At a recent session of the House Of Commons Select Committee on football, Martin O’Neill pointed out that English football was in need of a “reality check” to counter the inflationary trend of spending by clubs. The annual review of football finance by Deloitte’s Sports Finance Group for 2010, the most recent available, pointed out the unsustainability of current spending where wages increased by more than revenue in all four divisions in 2008/9, borne out by unprecedented numbers of clubs subsequently being forced into administration. Why are clubs acting this way when it seems to be so clearly against their own interests?
We frequently hear that players have all the power in football without it being fully explained. Players are able to do what they want when they want, with their clubs powerless to rein them in. To understand the complicity of our clubs in this, we need to acknowledge the role fear plays in their behaviour. Every club interested in signing a player believes that somewhere out there is another club ready to outbid them if they are given the opportunity. Contract renewals are not an exception. The only way to prevent this is to tie up a deal – whatever the cost – as quickly as possible. In short, wage inflation is a self-fulfilling prophecy. It happens because clubs believe it might.
I’m loath to criticise anyone for maximising their own earnings. After all, if anyone deserves to be rewarded in football it’s the players, who actually provide whatever entertainment spectators receive. If someone is prepared to pay it then they’d be fools not to take it. But players and their agents have become so adept at screwing extreme amounts of money out of clubs that it’s killing football. We’ve had three straight years of double-digit percentage wage increases in both Premiership and Championship. Wages have increased in both leagues by a total of around 50% over the whole of that period, during which the rest of the world have suffered the effects of a devastating recession. The average wages-to-revenue ratio in the Premiership is up to 67%, in the Championship it’s a staggering 90% on average. Newcastle’s wages-revenue ratio for the season spent in the Championship was 90.6%, despite slashing the wage bill by the close of the 2009 summer transfer window.
Anecdotal evidence of players having too much money is common. Cristiano Ronaldo wrote off his Ferrari and went to training in his Bentley instead. Obafemi Martins managed to burn his way through his entire wage of £75000 a week, every week. Jermaine Pennant reportedly left his Porsche at Zaragoza railway station for five months, either forgetting that he owned it or being too busy to move or sell it. It’s not only elite footballers. The Deloitte report notes the very bad value most clubs get for their wage spending. At the very top and very bottom of the table, the higher spending clubs finish ahead of the lower as a rule. But between those extremes there is little or no correlation between wage spending and league position. Those clubs who overspend in an attempt to close the gap with the top tend to be wasting their money. That’s no real surprise as they are paying wages approaching those of the very top clubs while managing to sign only those players not good enough to attract the successful clubs.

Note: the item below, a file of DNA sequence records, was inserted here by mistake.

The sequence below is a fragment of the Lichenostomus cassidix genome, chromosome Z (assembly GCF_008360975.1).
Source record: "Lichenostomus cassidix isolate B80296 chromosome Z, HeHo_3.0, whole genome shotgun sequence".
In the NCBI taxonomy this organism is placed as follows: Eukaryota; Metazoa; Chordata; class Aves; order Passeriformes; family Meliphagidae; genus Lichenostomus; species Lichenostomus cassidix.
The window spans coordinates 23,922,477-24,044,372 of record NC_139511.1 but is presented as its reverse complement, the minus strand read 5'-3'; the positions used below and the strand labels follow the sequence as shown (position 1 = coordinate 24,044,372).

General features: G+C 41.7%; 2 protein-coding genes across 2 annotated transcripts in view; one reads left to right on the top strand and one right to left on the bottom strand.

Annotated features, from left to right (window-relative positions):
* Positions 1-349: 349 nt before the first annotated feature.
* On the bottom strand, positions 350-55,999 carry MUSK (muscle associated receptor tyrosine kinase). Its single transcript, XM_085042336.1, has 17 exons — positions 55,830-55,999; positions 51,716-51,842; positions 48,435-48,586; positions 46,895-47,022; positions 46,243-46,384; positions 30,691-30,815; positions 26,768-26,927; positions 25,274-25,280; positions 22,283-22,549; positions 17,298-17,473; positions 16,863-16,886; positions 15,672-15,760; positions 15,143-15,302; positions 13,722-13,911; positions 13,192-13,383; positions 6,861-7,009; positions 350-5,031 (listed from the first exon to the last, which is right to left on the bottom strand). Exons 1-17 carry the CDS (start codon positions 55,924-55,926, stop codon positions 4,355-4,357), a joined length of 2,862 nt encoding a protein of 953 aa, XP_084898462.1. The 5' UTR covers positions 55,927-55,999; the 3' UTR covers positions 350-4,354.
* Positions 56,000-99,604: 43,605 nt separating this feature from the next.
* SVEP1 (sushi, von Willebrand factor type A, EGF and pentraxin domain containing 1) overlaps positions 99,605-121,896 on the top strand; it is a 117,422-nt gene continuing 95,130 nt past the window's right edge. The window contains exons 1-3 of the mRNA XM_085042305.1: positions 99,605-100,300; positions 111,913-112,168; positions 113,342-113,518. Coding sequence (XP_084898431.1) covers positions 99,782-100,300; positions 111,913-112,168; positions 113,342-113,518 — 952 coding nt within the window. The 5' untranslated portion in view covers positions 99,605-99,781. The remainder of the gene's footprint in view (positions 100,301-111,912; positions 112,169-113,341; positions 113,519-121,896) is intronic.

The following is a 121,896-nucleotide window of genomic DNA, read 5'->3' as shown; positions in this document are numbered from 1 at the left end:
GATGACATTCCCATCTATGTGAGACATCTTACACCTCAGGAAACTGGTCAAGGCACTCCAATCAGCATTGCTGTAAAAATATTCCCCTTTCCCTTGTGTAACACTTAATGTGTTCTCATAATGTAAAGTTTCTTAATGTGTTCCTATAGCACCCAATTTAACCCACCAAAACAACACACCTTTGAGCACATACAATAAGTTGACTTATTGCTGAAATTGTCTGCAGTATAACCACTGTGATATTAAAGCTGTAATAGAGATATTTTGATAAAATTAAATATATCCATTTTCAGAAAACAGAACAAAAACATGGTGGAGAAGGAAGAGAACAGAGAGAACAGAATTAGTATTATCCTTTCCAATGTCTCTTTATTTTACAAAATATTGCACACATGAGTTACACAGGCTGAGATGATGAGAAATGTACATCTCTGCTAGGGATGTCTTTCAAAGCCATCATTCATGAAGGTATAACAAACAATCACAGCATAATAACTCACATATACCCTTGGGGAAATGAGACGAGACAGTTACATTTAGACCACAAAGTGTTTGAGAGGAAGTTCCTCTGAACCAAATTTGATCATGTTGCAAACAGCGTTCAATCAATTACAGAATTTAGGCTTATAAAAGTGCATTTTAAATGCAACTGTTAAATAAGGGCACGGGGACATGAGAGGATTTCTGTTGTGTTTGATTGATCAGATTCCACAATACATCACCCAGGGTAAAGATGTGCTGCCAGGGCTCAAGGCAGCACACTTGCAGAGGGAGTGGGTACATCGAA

Judging by the past, clubs may think, fans will continue to stump up increasing amounts to fund the generosity of clubs. This was behind Niall Quinn’s unfortunate criticism of his club’s fans for staying away in increasing numbers and watching games on TV in pubs. He seems to think that a fan’s loyalty is measured by the amount of money they pour into club coffers. In reality some of those the club mean the most to won’t spend a penny on the club, because they have next to nothing to spend. In a situation where I had a fiver a week to spend on myself, I wouldn’t save up and buy a ticket for a home game every six or eight weeks. I might, however, pop into my local for each match and nurse a couple of pints during the game. Quinn’s comments, that he despised such people, give the impression that he believes his club are entitled to that money, that it is somehow theirs by right. If they, in common with pretty much every other club, weren’t funding massive wage inflation it perhaps wouldn’t matter so much.
The bottom line is that you and I fund the lavish lifestyles of quite ordinary players through our ticket money, the merchandise we buy and subscriptions for tv sports channels. Newcastle fans are quite rare in having an opportunity to freeze the already sky-high prices they pay for their tickets. Kids are being priced out of football, and the forced gentrification of the game and freezing out of the lower-paid are all the result of the wage demands of our heroes. Self-regulation by clubs won’t work, because there’ll always be someone tempted to risk everything to reach for the stars. The only solution would appear to be legislation, either via football’s governing body or Parliament itself. Statements to the Select Committee have recommended that UEFA’s football finance rules be applied to all league clubs instead of just those wishing to take part in european competition. That would effectively apply a salary cap, not on an individual basis, but to a club as a whole based on an agreed sensible percentage of revenue to be spent on wages, at last placing some sanity into contract negotiations. It would have the added bonus of giving clubs currently struggling financially , Newcastle in particular, more of a chance of competing with similar-sized rivals. The very richest clubs would unfortunately remain virtually unchallengable because they’ve built their squads before such rules take effect and so without financial contraint, but setting their current advantage in stone would be a small price to pay for removing the players’ stranglehold on the game.